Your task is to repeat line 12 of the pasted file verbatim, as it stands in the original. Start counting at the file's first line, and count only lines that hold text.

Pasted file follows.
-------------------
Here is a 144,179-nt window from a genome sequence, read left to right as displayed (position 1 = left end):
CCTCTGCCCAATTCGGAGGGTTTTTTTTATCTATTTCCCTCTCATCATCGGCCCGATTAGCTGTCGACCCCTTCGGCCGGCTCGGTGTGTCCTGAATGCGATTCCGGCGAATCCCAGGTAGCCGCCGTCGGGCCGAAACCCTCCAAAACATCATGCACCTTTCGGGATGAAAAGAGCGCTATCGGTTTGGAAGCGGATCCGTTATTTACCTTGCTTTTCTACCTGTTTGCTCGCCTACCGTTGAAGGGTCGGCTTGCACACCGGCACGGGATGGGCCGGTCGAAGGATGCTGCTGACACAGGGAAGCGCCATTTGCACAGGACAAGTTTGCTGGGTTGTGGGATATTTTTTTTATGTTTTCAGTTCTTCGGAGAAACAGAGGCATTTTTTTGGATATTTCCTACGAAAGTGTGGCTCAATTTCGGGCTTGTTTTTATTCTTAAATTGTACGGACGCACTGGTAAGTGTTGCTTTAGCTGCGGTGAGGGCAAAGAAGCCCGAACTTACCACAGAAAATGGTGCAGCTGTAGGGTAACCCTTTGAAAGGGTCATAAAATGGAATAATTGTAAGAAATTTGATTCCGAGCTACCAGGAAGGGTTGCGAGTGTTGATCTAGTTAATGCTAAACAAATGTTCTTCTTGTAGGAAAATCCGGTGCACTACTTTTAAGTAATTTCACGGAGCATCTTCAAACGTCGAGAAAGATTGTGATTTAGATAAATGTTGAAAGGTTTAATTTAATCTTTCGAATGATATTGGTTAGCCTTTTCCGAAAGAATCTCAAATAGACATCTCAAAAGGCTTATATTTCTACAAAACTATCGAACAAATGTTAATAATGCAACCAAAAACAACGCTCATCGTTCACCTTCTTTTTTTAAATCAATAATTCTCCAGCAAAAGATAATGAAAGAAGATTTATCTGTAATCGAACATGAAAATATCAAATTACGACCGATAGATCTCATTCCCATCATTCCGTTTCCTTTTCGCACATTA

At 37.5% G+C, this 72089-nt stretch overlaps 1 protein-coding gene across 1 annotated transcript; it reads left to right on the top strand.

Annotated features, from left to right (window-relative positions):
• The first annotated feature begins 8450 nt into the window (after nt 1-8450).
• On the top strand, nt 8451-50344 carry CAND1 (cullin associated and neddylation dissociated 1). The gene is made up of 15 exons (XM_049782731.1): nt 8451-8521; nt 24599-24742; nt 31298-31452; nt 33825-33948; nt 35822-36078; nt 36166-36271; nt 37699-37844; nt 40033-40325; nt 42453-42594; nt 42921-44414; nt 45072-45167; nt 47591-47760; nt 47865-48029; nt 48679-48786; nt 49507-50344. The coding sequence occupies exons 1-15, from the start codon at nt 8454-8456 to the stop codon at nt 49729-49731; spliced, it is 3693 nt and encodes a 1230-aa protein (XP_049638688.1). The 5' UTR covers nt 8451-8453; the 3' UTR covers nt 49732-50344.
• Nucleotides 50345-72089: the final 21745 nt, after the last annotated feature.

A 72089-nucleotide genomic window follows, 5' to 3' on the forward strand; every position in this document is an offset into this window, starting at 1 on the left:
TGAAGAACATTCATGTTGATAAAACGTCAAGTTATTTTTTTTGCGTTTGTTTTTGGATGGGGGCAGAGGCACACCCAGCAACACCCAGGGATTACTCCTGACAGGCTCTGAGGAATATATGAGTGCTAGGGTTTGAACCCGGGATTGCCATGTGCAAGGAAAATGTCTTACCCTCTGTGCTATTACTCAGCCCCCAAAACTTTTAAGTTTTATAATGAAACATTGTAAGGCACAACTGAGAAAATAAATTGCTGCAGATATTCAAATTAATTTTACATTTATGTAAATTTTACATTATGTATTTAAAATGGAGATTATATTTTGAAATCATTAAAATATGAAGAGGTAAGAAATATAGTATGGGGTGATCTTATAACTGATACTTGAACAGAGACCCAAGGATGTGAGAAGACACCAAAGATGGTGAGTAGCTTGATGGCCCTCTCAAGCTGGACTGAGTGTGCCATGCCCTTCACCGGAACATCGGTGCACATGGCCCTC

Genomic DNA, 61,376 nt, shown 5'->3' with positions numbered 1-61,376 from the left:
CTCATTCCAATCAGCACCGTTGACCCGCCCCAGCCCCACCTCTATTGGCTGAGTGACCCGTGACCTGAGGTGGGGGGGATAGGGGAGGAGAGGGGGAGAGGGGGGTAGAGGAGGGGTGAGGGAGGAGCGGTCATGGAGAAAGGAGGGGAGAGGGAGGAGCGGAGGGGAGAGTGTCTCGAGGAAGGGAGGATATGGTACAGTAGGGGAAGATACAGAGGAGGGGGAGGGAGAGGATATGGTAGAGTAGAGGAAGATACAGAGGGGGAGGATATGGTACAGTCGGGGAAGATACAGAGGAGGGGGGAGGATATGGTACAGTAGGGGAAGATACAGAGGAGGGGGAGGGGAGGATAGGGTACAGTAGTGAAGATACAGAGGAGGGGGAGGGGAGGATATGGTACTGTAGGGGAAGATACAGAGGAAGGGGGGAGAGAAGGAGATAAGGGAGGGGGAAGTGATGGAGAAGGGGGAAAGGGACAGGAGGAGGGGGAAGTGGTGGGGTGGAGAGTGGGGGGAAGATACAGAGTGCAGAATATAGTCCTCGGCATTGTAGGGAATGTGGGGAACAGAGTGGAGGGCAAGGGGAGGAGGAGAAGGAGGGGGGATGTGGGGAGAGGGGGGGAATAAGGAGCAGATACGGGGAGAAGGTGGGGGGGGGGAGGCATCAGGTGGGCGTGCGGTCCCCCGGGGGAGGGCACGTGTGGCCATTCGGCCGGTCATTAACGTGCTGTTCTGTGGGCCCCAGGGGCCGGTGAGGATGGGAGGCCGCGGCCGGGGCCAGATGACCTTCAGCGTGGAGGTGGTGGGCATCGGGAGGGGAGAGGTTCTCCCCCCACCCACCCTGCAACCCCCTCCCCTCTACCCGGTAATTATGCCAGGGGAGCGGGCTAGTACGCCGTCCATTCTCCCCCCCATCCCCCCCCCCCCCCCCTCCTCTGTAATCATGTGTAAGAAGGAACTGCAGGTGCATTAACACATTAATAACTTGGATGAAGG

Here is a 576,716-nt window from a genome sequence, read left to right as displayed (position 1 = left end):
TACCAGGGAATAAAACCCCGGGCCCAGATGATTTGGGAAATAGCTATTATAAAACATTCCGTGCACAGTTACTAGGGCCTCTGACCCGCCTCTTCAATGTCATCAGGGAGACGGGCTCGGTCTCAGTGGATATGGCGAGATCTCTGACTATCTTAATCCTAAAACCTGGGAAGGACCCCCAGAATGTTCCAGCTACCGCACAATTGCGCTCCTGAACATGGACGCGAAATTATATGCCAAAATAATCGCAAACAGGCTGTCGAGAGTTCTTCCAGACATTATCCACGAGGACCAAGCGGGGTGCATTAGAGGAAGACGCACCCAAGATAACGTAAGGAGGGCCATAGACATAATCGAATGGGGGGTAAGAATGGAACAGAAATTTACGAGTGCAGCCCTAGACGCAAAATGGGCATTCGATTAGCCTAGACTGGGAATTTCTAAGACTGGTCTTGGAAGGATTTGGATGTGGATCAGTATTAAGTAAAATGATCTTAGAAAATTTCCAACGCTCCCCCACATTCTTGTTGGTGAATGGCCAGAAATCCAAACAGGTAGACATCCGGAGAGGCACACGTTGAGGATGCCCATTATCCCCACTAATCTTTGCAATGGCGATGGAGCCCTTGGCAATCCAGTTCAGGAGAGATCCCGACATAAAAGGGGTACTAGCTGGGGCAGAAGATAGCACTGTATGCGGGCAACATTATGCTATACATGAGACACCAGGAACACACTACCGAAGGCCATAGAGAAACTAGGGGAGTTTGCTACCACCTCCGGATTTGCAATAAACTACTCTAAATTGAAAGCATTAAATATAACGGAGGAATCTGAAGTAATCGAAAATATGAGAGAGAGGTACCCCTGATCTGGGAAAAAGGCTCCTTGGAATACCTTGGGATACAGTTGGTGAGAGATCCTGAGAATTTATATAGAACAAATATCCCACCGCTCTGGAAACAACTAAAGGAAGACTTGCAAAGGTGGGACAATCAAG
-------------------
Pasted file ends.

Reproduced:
Here is a 576,716-nt window from a genome sequence, read left to right as displayed (position 1 = left end):